• Mon. Jun 24th, 2024

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Dog Essentials: Comparing the Different Types of Dog Beds

Dog Bed

When it comes to our health and wellbeing, poor sleeping habits and lousy sleep hygiene significantly affect people’s health and wellbeing—the same goes for our furry best friends. If we want our beloved pets to be healthy and strong, we must provide them with the best sleeping environment. Most dog owners know how important sleep for their dogs is. Some of them make sure to buy the most comfortable dog beds. Others are even ready to share their bed with their dogs on account of their own sleep.

Should You Let Your Dog Sleep in Your Bed?

golden retriever in a bed
source: radio.com

First of all, there’s nothing wrong with your dog sleeping on your bed. Pack animals like canines greatly benefit from having a company. They feel loved, safe and warm. As long as they’re clean and wormed and you feel comfortable having them sleep with you, nobody can tell you that it’s not okay.

On the other side, many people don’t feel comfortable sleeping with their dogs or have trouble getting control over their beds. We all know how serious can be dogs over territory. And, seeing your bed as their territory can bring many behavioural issues, such as them peeing on it. They may not have a problem having you on ‘their’ bed, but things may become tense when a third party joins. They can start to growl and bark every time they feel endangered. This is where it becomes vital to show your dog who’s in control. The primary way to do that is to introduce a dog bed as a separate sleeping space.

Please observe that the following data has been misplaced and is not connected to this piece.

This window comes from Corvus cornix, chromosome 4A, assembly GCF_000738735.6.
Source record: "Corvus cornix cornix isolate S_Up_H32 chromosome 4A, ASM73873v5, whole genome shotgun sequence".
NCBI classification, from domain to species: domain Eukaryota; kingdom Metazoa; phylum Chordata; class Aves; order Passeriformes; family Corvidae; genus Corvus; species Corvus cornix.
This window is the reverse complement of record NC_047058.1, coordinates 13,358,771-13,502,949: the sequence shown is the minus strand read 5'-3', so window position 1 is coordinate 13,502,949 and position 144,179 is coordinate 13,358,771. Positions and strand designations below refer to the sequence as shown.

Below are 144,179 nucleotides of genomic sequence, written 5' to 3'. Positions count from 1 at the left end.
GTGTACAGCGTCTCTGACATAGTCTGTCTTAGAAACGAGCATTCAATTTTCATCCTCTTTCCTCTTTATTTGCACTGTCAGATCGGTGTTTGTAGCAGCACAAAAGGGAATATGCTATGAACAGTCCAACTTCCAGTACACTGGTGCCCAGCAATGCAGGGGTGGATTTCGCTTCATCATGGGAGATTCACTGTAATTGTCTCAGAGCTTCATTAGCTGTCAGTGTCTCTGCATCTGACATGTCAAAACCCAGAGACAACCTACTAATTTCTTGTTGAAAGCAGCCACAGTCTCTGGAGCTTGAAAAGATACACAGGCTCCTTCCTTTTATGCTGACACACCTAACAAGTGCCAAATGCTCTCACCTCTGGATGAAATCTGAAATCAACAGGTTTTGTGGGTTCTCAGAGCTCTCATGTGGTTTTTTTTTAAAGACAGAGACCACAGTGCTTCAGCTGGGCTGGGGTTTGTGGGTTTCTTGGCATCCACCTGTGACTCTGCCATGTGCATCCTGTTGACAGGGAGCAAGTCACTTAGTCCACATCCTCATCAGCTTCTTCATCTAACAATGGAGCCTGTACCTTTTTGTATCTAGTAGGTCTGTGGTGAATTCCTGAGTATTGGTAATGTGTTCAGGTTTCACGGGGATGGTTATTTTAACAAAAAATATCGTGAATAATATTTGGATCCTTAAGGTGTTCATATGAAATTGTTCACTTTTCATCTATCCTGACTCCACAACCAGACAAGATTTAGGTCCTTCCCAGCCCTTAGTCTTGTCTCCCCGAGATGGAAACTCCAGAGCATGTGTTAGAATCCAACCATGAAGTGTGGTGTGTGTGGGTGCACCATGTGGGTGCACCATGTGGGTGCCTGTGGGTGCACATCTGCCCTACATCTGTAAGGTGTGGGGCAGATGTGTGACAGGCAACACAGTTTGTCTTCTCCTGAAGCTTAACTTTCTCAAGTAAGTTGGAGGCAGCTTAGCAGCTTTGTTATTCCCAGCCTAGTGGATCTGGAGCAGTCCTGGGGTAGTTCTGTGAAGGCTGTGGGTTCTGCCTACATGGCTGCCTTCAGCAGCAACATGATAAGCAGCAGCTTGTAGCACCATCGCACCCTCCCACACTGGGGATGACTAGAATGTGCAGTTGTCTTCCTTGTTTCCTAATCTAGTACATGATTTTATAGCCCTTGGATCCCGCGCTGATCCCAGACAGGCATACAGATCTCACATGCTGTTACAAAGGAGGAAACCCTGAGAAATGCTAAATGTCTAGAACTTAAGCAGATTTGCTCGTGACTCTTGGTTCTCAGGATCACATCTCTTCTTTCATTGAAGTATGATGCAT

Do Dogs Really Need a Bed?

dog sleeping in a dog bed
source: petco.com

Anyone can sleep on the floor. The question is, how does it feel? Depending on the age, dogs sleep between 12-18 hours a day. Spending so many hours catching their Zs, they need a comfy spot to dose off just like we do. And the floor is just too firm to be cosy. These are some of the reasons why beds for dogs are so important. 

  • Encourages dog sleep in their bed;
  • Ensure better sleep;
  • Supports joints;
  • It’s easy to clean;
  • Provides your dog with a spot to relax when you’re not around.

A dog would never lay down to sleep on the cold ground when in the wild. They would instead make a pile of leaves or find a tree spot to rest comfortably. This tells us that dogs are creatures that instinctively search for warm, safe, soft spots to call their own. If they don’t have a cosy place to lay down on, such as a dog bed, they will find a blanket or a pile of laundry for that purpose.

The many benefits of beds for dogs and the nature of dogs makes dog bedding a necessity.

Comparing the Different Types of Dog Beds

dog in a dog bed
source: potterybarn.com

Vet Beds

As the name suggests, vet beds have been used by vets and dog breeders in the whole world for many years now. Made out of polyester, the best vet beds are made of high-density polyester, preferably above 1000 gsm. This allows for extra heat retention and better air circulation. These beds are also called dry beds, as they absorb any extra liquid (think pee) to keep the surface dry and clean and your pup.

Vet beds are a very popular choice for whelping boxes, vet clinics and travel cages. The rubber backing is more chew-resistant than other dog beds and harder for teething puppies to get to. This makes them the perfect choice for crate training too.